BUT...I did not get well...and in fact I am worse since then.

    My non-recovery is not due to any lack in Dr Paul or any other staff there.
    The truth is that ( at the time of writing) there is no cure for this illness, and however kind, supportive or understanding, there is at present no way to facilitate a cure. That is why Jen Brea amongst others is campaigning for more research.

    I believe Dr Worthley is officially retired, but still helps some patients.

    Wits_End, lycaena, Sisyphus and 21 others like this.
  13. JohnTheJack

    JohnTheJack Moderator Staff Member

    Yes, that's right.

    I hate the deceit:

    'Yes, your illness is real.' But then we think hysteria is a real illness.

    'Yes, it's triggered by a virus.' And by 'trauma' and anything else come to think of it.

    'Yes, it's physical and there are physiological changes.' But we're not dualists and everything is 'physical' and everything shows physiological changes.

    They pick up on all the words patients use and adopt them. The CBT-GET crowd do, Crawley does, Worthley is here and Parker's gibberish is based entirely on it.

    It's intellectually dishonest.
    Hutan, ukxmrv, Arnie Pye and 14 others like this.
  14. JohnTheJack

    JohnTheJack Moderator Staff Member

    Hehe. Brilliant.
    Invisible Woman, alktipping and Trish like this.
  15. Guest 102

    Guest 102 Guest

    Sounds like Gupta.
  16. TiredSam

    TiredSam Moderator Staff Member

    Is there a difference between "believing the patient" and "believing in the patient"? I expect to be believed. I don't give a toss whether my doctor believes in me, that's my mother's job.

    Thanks, but I never thought I was, where did you get that idea from?

    Yes, we know, get on with it.

    Oh, there's a metaphor on the way is there? I'll watch out for that, I hadn't noticed any yet.

    If that's a metaphor, would you mind telling me what a simile is?

    Surely if I'm in a fight and flight response I should be able to fight or take flight, otherwise, what's the point? Whereas with ME the opposite happens, my ability to fight or take flight is vastly diminished. Perhaps we should compare it to something else or find another explanation?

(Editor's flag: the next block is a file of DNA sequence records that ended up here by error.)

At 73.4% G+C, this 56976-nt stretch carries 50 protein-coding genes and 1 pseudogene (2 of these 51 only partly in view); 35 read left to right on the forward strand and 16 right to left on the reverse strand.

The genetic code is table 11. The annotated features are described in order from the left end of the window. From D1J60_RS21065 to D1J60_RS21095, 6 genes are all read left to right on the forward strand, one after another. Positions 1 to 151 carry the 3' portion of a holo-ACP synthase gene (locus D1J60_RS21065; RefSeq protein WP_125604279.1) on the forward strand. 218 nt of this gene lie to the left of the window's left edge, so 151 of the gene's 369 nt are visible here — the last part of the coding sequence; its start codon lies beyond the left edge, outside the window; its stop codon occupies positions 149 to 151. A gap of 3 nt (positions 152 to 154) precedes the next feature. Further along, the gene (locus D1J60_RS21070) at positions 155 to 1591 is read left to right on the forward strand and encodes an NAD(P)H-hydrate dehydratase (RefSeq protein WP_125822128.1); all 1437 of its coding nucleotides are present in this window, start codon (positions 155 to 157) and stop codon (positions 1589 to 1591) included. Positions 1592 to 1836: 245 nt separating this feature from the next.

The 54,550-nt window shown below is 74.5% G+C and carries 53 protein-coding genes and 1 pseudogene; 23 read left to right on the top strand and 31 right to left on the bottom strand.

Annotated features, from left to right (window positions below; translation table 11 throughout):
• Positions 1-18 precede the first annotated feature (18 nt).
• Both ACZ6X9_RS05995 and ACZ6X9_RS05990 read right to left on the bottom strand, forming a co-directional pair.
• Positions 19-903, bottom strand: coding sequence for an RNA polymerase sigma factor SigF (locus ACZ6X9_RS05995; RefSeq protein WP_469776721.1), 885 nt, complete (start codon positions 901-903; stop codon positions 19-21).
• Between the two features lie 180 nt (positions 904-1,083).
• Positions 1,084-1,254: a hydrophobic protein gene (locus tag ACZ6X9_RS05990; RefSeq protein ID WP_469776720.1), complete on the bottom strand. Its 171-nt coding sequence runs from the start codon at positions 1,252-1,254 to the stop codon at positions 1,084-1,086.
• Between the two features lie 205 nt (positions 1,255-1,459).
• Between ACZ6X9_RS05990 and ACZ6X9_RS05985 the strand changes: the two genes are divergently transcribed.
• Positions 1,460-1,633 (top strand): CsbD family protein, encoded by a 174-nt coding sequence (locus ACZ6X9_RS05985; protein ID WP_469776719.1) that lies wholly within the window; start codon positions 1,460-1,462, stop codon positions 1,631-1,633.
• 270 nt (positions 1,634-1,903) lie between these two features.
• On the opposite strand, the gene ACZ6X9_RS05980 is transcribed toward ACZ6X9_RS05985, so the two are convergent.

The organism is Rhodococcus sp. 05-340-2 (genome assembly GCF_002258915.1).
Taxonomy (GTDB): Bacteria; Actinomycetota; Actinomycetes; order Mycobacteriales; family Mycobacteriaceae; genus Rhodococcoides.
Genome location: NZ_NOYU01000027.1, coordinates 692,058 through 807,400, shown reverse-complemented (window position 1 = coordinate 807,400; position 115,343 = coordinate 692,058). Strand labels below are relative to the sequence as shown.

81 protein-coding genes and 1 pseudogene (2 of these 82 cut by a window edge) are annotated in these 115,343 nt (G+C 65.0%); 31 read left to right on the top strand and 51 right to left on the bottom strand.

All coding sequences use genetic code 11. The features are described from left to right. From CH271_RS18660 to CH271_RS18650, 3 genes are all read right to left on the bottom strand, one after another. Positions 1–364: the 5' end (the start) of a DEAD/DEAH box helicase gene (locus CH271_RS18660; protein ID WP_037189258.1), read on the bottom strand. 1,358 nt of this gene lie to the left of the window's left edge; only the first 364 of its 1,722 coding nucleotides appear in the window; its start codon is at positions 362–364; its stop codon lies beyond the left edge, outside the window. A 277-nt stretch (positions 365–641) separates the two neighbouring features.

One of us has completely misunderstood pacing. And I've been doing it for four years like my life depends on it, so I don't think it's me.

    I just said a very rude word.

    Why the exclamation mark? Did someone just tell a joke? An attempt at self-deprecation or philosophical whimsey?

    It's a simile, and you just made it up, so you can't cite it as a source of insight into physiological changes.

    Oh please, I expect more from a doctor. Go and be a life coach or something.
    Sisyphus, Sarah94, Arnie Pye and 15 others like this.
  17. Snowdrop

    Snowdrop Senior Member (Voting Rights)

    I think that is the level of support that is indicated by this kind of approach.
    It's not medicine. Mind/body/spirit is all very well but when you are this desperately ill it requires a little something extra.

    Sounds lovely as a retreat for the mostly well.
    Last edited: Jul 8, 2018
  18. alktipping

    alktipping Senior Member (Voting Rights)

    tired sam be honest I would bet there was more than one rude word spoken during your correct assessment of this sales pitch .
  19. TiredSam

    TiredSam Moderator Staff Member

    I don't think there's anything wrong with seeking spiritual support whether you are well or ill if that's what you're into, I'd just like to see a strict separation between spirituality and medicine. This guy seems to think that because he's a doctor, that entitles him to branch out into the "mind-body-spirit" realm and be acknowledged as an authority on such matters. If I wanted that I'd have gone to a priest or an aromatherapist or life coach or guru or checked myself into a wellness weekend or whatever.

    Your sixth sense is uncanny. You could make some money with that ;)
    Sisyphus, Hutan, Inara and 8 others like this.
  20. TiredSam

    TiredSam Moderator Staff Member

    @alktipping just between you and me at one point I did find myself googling whether "bollocks" was a metaphor.